I’d like to take this opportunity to welcome everyone to the online version of ANP 455: Archaeology of Ancient Egypt.  This course will introduce students to one of the most fascinating societies in human history: ancient Egypt. The class will challenge students to explore the origins and fluorescence of the rich cultures of Egypt, ranging from the earliest foundations of the Egyptian state in the 5th century B.C. to the splendors of Roman Egypt under the rule of Cleopatra. By exploring case studies that highlight the extraordinary archaeological heritage of ancient Egypt, the course will focus students’ attentions on key anthropological concepts, such as kinship, ritual, political economy, mortuary practices, and cultural contact.

There are a few things that you need to do first before anytihng else:

  1. Watch the Class Introduction Video (located in the Week 1 Schedule section of the course website).  This will give you a run down of everything we’ll be doing in the class.
  2. Create a Twitter (http://www.twitter.com) account and subscribe to my Twitter feed (https://twitter.com/captain_primate).  Remember to use the #anp455 hashtag for class stuff
  3. Create a Gravatar account (www.gravatar.com).  Remember to use your MSU email address
  4. Login to the course website – change your password and display name to your First Name + Last Name. If you don’t know how, check out the Tutorial Videos. You should receive an automatically generated email sent from matrix@msu.edu to your official MSU email address with login info.  NOTE: If you haven’t received this email by Monday, check your spam folder (if sometimes gets caught there). If it isn’t in your spam folder, email me ASAP.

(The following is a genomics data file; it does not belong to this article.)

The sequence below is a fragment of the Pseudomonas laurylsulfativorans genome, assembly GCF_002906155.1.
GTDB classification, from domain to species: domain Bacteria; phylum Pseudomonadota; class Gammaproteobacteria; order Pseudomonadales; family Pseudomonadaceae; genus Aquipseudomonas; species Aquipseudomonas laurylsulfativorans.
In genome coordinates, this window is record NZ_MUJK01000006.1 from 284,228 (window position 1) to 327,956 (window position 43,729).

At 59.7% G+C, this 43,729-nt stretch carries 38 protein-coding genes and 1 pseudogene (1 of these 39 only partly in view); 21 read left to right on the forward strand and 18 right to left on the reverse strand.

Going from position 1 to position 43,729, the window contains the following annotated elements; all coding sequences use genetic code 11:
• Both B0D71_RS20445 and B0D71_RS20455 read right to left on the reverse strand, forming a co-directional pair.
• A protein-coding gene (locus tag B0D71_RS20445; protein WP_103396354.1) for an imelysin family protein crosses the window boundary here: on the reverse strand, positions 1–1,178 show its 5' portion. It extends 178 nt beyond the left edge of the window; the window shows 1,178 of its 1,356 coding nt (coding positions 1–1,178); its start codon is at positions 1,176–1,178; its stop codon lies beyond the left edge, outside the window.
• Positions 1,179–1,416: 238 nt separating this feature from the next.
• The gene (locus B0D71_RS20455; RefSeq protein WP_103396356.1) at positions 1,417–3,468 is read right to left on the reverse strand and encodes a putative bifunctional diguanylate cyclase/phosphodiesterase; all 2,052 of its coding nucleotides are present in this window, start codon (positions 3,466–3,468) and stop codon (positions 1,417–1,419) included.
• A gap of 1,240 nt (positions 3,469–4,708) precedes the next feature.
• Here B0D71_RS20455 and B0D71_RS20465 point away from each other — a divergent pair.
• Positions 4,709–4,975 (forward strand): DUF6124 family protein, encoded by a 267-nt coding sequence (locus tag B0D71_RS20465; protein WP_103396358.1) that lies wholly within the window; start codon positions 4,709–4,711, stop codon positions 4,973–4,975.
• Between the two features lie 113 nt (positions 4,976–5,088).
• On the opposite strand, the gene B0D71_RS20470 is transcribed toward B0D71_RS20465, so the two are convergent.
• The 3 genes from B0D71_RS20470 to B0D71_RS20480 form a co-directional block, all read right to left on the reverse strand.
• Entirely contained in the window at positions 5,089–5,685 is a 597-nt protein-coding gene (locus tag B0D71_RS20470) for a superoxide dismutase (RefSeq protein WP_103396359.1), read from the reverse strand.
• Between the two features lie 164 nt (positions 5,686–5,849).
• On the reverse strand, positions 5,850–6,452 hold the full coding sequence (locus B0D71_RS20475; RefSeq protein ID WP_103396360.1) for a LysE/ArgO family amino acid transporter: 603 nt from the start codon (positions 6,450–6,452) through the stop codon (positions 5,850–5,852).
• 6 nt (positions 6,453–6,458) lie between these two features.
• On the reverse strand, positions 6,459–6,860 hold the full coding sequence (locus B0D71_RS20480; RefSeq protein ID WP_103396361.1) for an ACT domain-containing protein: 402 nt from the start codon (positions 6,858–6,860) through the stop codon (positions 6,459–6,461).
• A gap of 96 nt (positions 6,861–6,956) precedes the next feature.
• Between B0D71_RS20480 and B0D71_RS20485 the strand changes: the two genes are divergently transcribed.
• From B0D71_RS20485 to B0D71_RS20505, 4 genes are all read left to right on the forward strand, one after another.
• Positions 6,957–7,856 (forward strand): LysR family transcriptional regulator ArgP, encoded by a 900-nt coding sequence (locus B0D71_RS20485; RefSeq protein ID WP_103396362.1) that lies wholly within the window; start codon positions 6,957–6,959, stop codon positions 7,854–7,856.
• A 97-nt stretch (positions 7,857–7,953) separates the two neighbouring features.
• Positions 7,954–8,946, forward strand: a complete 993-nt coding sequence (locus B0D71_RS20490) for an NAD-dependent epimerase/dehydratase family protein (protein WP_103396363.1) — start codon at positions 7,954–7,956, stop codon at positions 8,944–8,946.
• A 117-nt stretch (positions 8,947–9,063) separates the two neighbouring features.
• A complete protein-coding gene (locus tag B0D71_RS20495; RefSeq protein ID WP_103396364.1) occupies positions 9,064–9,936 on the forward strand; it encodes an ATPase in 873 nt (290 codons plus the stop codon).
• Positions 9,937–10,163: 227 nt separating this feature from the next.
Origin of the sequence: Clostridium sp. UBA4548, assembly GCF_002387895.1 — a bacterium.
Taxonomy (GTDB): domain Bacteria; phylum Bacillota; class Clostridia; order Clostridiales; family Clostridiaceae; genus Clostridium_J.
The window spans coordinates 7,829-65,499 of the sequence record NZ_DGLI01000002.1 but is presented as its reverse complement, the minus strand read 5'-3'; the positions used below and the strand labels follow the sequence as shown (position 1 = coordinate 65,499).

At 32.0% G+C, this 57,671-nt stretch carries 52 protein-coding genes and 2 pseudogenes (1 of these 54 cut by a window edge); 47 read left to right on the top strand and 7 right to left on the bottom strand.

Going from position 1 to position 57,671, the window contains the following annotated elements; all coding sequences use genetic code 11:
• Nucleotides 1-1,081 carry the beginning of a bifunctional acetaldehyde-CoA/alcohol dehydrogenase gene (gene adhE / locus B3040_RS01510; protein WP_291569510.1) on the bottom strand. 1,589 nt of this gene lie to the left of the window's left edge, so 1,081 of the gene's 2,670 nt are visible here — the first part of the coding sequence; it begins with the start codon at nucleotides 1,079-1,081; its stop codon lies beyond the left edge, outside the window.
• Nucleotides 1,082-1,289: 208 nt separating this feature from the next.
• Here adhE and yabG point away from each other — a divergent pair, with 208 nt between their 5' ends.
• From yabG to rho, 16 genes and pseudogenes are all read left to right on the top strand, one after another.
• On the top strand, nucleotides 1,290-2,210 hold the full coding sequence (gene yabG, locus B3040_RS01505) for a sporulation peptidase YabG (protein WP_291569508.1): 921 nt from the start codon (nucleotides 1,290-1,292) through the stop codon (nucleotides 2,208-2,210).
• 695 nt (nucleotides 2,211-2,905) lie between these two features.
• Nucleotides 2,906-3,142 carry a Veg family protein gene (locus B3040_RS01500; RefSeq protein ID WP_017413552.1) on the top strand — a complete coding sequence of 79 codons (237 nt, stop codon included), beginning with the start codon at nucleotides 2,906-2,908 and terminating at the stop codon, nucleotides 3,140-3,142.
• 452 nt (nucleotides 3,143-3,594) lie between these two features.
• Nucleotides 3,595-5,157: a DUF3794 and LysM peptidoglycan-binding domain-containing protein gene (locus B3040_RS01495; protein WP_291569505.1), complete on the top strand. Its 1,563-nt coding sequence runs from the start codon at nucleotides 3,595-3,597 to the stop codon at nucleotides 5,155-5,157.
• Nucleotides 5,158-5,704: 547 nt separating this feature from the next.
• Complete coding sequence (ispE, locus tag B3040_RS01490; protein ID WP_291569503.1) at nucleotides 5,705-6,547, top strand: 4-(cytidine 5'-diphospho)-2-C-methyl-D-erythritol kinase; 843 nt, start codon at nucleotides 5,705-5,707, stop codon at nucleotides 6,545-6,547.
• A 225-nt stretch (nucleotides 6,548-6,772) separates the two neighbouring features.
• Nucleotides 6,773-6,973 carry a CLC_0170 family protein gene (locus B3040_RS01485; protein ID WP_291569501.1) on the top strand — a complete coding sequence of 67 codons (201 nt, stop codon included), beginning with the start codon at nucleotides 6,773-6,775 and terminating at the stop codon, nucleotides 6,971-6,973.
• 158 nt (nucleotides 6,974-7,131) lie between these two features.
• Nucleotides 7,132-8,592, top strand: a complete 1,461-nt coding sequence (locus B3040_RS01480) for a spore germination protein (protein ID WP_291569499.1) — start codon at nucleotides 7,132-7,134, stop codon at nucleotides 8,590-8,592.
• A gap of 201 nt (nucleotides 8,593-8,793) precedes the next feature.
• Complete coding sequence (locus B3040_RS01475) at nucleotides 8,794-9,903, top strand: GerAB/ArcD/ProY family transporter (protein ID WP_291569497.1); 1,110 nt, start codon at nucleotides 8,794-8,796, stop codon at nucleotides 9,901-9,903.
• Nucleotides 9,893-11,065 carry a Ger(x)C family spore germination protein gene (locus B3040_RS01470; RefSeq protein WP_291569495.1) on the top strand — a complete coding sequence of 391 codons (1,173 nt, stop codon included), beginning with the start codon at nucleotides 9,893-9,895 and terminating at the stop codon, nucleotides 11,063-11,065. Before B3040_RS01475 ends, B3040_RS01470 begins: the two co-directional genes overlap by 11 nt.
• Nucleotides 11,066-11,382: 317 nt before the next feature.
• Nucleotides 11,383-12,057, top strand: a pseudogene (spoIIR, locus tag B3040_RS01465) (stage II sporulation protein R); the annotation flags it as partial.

5. Be absolutely sure you look through the entire course website (especially, the About, Assignments & Grading, and Schedule sections).  If you have any questions, send me an email or comment on this post (which would be good because it means that everyone in the class would benefit from both the question and the answer)

PLEASE NOTE: If you registered for this class after Monday (July 2nd), you will not have received your invite email to the class blog. Please email me ASAP, and I’ll get you set up. Also, if you are having trouble accessing the course blog, email me ASAP.

I’m looking forward to working with you this semester.

Open Access: A Note to Non-Michigan State University Students

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Greetings!  Welcome to ANP455: Archaeology of Ancient Egypt!

A couple of quick notes that will help you enjoy (and, more importantly, understand) the class.  Archaeology is a regularly offered class in the Department of Anthropology (being taught online this summer) at Michigan State University.  The class is also Open Access.  This means that most of the content (video lectures, etc.) are freely available to the public.  You can’t “register” for the class – like a student at MSU would (in order to get credit towards a degree).  However, you can view all of the learning materials and read all of the stuff students write for the class.  I also let non-registered students comment on blog posts (so you can take part in the class discussion if you want – though I moderate).  There are some of the readings that non-MSU people don’t have access to (specifically journal articles) – this is for copyright purposes.